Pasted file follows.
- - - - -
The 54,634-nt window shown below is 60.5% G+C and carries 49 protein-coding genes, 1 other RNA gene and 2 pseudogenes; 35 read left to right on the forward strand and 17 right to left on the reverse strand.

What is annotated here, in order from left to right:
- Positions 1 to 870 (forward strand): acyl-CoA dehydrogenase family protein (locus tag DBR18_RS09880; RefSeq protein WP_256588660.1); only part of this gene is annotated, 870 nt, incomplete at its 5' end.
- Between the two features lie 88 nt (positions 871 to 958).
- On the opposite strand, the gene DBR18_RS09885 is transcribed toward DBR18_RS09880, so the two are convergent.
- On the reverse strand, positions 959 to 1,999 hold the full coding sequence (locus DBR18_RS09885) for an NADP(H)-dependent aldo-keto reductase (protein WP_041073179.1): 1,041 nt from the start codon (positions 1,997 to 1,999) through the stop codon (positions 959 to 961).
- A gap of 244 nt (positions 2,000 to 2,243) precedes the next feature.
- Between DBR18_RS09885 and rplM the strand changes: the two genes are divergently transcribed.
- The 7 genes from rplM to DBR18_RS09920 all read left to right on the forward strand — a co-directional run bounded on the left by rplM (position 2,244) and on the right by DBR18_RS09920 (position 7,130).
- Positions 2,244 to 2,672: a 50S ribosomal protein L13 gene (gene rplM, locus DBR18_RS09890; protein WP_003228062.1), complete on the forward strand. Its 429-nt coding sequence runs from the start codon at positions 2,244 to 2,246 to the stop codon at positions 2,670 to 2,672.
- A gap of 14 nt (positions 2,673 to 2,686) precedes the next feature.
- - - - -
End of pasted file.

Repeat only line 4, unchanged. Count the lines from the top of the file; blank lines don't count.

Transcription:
- Between the two features lie 88 nt (positions 871 to 958).